Changes to the Lobbyist Code of Conduct
On May 26, the Office of the Commissioner of Lobbying (OCL) tabled a revised Lobbyists' Code of Conduct (RC).
The Revised Code follows a consultation process on a number of proposed rule changes. The Revised Code will be formally published in the Canada Gazette in the near future and will then include the date the RC comes into effect.
Until that time, the existing 1997 Code remains in force. AFP will advise you once we know the coming into force date because it likely will impact whether you can invite public office holders to your charitable/community events.
It is best to understand that there is a Commissioner for Lobbyists and a Commissioner for Public Office Holders, and that their guidelines do not always agree. Of note: the Revised Code addresses the scope of the Code's application, to the role of 'most senior paid officer' in ensuring compliance, and with respect to some aspects of situations where lobbyists and public office holders have a previous relationship.
While the Revised Code brings a measure of clarity and consistency to some areas, there is some concern regarding certain areas. In particular Rule 8 has always been under interpretation.
|"Reporting public office holders include members of parliament,
senators, ministers, parliamentary secretaries, ministerial staff
and all full-time Governor in Council appointees such as deputy
ministers, heads of Crown corporations and members of federal boards."
On April 28 of this year, Karen Shepherd, the commissioner of lobbying stated that “When a public office holder speaks at an event organized by a lobbyist that is over a meal time, it is an acceptable expression of courtesy to offer them a meal. In my opinion, the provision of a meal in such a case would not constitute a gift and would not create a problem under Rule 8 of the Code.”
Ms Shepherd goes on to say that “A lobbyist, however, offering free tickets to a public office holder to an event is different. This could create the appearance of a conflict of interest for that public office holder. Even if they are not currently lobbying that public office holder, they may lobby them in the future. Therefore, not giving a gift today is the best way to prevent the creation of a conflict tomorrow.”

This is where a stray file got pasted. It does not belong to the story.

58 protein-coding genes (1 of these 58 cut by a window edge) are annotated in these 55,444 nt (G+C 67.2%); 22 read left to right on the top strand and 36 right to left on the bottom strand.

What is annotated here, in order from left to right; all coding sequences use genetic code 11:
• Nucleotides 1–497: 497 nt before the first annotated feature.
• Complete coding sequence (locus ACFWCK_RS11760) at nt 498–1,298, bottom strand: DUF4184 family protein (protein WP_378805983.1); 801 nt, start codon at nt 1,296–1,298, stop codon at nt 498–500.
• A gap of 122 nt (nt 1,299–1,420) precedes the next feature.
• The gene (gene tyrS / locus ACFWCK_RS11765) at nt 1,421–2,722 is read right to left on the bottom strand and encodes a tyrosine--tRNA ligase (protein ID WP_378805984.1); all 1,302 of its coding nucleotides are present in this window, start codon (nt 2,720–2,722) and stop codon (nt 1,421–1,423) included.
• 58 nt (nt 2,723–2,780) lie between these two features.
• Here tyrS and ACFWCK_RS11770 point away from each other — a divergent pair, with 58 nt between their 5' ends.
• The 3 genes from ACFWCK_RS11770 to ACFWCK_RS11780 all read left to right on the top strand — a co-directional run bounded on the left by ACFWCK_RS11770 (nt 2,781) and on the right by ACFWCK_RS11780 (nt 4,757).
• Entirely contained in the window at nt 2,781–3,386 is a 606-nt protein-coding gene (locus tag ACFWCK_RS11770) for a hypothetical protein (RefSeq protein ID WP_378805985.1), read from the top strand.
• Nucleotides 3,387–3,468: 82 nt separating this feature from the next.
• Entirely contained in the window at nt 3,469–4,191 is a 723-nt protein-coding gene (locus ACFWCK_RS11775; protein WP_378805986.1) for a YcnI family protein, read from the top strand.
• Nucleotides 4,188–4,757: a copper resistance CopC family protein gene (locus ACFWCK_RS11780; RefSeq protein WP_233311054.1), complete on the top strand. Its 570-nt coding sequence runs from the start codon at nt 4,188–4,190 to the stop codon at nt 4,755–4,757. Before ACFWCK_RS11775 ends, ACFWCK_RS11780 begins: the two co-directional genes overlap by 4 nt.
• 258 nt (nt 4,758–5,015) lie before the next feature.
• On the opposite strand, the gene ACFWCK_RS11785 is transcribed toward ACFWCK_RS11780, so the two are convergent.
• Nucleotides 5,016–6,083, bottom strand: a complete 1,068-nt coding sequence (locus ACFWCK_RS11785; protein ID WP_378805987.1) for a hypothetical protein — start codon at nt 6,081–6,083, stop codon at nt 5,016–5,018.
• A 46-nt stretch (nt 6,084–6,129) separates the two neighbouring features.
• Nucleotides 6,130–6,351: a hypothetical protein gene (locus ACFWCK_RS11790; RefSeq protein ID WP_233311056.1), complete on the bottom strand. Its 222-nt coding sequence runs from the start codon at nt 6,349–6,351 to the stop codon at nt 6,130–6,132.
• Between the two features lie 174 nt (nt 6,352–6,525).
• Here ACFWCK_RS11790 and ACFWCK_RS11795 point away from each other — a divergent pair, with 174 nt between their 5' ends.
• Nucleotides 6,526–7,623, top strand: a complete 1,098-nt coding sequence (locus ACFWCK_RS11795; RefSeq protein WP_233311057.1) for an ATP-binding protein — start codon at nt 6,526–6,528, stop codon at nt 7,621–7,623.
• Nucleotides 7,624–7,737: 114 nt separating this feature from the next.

The complete text can be found at: https://ocl-cal.gc.ca/eic/site/012.nsf/eng/01100.html.
Of particular concern to AFP members is that the Revised Code seems cynical in its treatment of participation by public office holders in charitable and community events (suggesting that MPs and Public Office Holders may be unduly influenced if they accept a ticket to a dinner or lunch event).
We also note that the Revised Code continues to assume that elected and appointed officials cannot be trusted to act in the public interest when dealing with someone with whom they have a previous relationship.
Encouragingly, the OCL appears to have left the door open to consider further specificity around definitions and time frames with respects to gifts and relationships.
Even if you don’t qualify as a lobbyist I recommend you look at more specifics regarding fundraising and gifts which can be found on the website of the Commissioner of Ethics for Public Office Holders at http://ciec-ccie.parl.gc.ca/EN/ReportsAndPublications/Pages/GuidelineFundraising.aspx. You should pay particular attention to “Fundraising and the Conflict of Interest Act” and “Gifts (including Invitations, Fundraisers and Business Lunches).
The website of the Office of the Lobbyist Commissioner https://ocl-cal.gc.ca/eic/site/012.nsf/eng/h_00000.html is where, among other information, you can find the full text of the Lobbying Act, Ten Things You Need to Know about Lobbying and Prohibitions on Lobbying. If you lobby public office holders and are not yet registered with the OCL, this is where you will find the information to determine if you should be registered.
Wendy Noble is an associate at Sussex Strategy Group where her focus is on Federal Government Relations. Wendy spent 10 years on Parliament Hill where she was a senior assistant to Cabinet Ministers the Hon. Jason Kenney and the Hon. Helena Guergis. She also served MPs John Weston and Marc Adler as well as Ontario MPP Lisa Macleod. In November of 2014 Wendy was named the fourth most influential lobbyist in Canada by Macleans magazine. http://www.macleans.ca/news/canada/behind-closed-doors-the-12-most-powerful-lobbyists-in-ottawa/
Wendy can be reached at email@example.com or 613-782-2320.
Pull-quote: "Reporting public office holders include members of parliament, senators, ministers, parliamentary secretaries, ministerial staff and all full-time Governor in Council appointees such as deputy ministers, heads of Crown corporations and members of federal boards."
Related AFP ResourcesAFP, Nonprofit Coalition Urge Congress to Preserve Charitable Tax Deduction
Help AFP Fight Proposals That Would Limit Charitable Deductions
House Passes IRA Rollover
January/February 2008 Public Policy Update
Charity Provisions Stripped From Tax Reconciliation Package, But Still Alive